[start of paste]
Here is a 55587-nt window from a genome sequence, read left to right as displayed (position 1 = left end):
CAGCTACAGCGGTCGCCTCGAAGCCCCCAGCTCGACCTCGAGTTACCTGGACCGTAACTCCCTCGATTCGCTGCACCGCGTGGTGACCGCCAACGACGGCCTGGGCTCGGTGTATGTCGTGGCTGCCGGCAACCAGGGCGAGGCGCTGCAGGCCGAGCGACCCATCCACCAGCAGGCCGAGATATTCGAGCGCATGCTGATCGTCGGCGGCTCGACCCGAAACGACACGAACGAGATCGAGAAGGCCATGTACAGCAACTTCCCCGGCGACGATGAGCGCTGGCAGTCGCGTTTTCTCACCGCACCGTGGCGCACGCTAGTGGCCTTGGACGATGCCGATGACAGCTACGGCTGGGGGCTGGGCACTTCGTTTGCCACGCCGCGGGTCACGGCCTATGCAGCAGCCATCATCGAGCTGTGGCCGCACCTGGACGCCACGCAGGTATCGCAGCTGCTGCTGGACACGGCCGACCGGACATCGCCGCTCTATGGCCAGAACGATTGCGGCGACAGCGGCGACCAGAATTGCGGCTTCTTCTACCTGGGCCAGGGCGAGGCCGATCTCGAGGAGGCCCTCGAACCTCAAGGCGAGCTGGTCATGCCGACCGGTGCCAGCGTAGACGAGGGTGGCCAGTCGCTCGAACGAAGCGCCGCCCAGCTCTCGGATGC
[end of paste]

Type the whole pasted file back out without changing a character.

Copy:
Here is a 55587-nt window from a genome sequence, read left to right as displayed (position 1 = left end):
CAGCTACAGCGGTCGCCTCGAAGCCCCCAGCTCGACCTCGAGTTACCTGGACCGTAACTCCCTCGATTCGCTGCACCGCGTGGTGACCGCCAACGACGGCCTGGGCTCGGTGTATGTCGTGGCTGCCGGCAACCAGGGCGAGGCGCTGCAGGCCGAGCGACCCATCCACCAGCAGGCCGAGATATTCGAGCGCATGCTGATCGTCGGCGGCTCGACCCGAAACGACACGAACGAGATCGAGAAGGCCATGTACAGCAACTTCCCCGGCGACGATGAGCGCTGGCAGTCGCGTTTTCTCACCGCACCGTGGCGCACGCTAGTGGCCTTGGACGATGCCGATGACAGCTACGGCTGGGGGCTGGGCACTTCGTTTGCCACGCCGCGGGTCACGGCCTATGCAGCAGCCATCATCGAGCTGTGGCCGCACCTGGACGCCACGCAGGTATCGCAGCTGCTGCTGGACACGGCCGACCGGACATCGCCGCTCTATGGCCAGAACGATTGCGGCGACAGCGGCGACCAGAATTGCGGCTTCTTCTACCTGGGCCAGGGCGAGGCCGATCTCGAGGAGGCCCTCGAACCTCAAGGCGAGCTGGTCATGCCGACCGGTGCCAGCGTAGACGAGGGTGGCCAGTCGCTCGAACGAAGCGCCGCCCAGCTCTCGGATGC